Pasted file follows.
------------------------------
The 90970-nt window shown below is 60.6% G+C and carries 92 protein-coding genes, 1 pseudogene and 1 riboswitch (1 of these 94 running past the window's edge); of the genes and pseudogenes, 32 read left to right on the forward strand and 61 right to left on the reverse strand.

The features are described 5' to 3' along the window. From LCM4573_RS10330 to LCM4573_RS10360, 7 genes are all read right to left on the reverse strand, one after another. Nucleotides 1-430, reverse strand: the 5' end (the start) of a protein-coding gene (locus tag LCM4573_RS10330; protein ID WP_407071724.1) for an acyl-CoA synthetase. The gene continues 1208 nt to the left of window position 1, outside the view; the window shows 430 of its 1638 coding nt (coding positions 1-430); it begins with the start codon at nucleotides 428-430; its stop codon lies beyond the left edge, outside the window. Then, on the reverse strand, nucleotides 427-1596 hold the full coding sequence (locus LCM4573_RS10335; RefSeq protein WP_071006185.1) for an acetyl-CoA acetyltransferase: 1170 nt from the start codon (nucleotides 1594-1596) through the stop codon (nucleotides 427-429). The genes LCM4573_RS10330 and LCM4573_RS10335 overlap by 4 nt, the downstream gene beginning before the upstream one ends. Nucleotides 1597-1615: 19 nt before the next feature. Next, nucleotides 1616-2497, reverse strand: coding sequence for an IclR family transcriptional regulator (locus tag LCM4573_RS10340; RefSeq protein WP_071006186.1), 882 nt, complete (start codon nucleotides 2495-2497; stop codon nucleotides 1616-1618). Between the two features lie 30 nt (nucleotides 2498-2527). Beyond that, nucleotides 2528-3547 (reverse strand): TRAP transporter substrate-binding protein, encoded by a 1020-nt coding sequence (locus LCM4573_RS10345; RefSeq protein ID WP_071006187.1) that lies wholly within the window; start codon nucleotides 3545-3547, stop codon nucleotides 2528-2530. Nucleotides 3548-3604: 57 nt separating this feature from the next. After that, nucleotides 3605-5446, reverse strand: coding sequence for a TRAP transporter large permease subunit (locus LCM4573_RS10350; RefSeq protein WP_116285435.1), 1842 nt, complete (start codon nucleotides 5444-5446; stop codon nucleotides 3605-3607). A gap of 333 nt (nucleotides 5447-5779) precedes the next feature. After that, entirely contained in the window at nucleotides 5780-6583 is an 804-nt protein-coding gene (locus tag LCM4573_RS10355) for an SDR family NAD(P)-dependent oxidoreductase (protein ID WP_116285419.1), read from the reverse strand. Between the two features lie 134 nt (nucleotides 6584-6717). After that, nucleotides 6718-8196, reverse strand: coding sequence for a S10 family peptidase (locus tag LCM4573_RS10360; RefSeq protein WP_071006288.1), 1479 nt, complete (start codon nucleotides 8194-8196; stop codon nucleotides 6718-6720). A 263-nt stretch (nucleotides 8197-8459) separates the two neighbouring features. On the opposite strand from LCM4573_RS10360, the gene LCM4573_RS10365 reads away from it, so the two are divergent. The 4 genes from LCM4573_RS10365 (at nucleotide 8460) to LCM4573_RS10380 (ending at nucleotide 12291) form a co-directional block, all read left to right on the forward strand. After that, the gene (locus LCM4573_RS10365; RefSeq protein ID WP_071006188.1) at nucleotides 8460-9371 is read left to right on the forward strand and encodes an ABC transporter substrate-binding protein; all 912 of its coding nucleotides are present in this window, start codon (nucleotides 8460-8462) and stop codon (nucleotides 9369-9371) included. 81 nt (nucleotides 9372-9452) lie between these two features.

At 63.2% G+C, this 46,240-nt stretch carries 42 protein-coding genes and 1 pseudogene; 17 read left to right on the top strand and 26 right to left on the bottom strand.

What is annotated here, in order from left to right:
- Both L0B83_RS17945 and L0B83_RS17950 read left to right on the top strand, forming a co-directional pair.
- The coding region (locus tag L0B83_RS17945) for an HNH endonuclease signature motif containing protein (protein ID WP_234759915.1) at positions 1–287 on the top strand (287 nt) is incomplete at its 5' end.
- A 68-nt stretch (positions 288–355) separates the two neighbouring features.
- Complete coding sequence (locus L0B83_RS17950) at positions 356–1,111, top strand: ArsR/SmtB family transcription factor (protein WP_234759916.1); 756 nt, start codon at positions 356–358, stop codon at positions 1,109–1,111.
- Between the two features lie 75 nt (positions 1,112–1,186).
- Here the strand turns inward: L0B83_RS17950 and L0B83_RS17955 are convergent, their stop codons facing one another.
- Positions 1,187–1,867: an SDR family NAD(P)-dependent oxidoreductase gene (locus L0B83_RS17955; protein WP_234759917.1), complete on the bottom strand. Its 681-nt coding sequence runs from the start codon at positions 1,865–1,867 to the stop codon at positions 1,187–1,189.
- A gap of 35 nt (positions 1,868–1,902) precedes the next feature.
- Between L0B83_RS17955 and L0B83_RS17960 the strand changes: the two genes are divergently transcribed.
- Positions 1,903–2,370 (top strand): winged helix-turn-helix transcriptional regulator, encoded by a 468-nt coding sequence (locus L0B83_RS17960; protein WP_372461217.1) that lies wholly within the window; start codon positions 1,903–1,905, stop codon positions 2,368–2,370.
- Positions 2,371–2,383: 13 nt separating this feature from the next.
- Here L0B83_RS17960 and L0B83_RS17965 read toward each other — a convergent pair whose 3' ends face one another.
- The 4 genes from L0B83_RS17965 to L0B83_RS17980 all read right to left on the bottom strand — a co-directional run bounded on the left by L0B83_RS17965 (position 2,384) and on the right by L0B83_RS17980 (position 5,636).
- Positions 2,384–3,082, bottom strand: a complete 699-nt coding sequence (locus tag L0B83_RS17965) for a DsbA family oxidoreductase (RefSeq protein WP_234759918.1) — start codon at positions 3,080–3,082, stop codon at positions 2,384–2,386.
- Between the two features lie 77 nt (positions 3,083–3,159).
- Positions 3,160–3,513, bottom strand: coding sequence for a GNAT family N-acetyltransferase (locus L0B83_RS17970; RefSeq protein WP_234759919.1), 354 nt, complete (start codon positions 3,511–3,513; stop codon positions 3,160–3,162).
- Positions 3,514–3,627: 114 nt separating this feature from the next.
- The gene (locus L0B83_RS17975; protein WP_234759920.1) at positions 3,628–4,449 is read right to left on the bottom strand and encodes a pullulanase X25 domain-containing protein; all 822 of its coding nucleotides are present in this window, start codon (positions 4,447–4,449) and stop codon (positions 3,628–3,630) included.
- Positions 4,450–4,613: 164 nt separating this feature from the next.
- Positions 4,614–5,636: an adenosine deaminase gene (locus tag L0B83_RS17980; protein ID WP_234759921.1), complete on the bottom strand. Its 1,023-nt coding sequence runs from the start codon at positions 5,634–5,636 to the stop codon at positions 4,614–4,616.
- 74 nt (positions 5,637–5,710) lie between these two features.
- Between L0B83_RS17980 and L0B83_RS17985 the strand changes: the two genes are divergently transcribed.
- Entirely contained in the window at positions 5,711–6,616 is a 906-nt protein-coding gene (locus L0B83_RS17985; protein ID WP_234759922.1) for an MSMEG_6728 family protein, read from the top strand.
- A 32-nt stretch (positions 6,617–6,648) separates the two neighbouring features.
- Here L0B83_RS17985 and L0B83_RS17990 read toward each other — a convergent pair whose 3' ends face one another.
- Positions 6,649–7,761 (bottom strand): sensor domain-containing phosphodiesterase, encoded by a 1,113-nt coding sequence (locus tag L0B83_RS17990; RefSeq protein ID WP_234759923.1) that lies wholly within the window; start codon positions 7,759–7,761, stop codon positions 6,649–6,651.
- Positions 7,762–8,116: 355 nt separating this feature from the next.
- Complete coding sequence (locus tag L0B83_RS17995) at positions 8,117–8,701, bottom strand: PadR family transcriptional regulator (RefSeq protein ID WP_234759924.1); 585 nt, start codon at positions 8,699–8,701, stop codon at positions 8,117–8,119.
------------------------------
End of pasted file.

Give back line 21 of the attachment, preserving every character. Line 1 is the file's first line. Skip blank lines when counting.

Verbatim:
- Positions 3,514–3,627: 114 nt separating this feature from the next.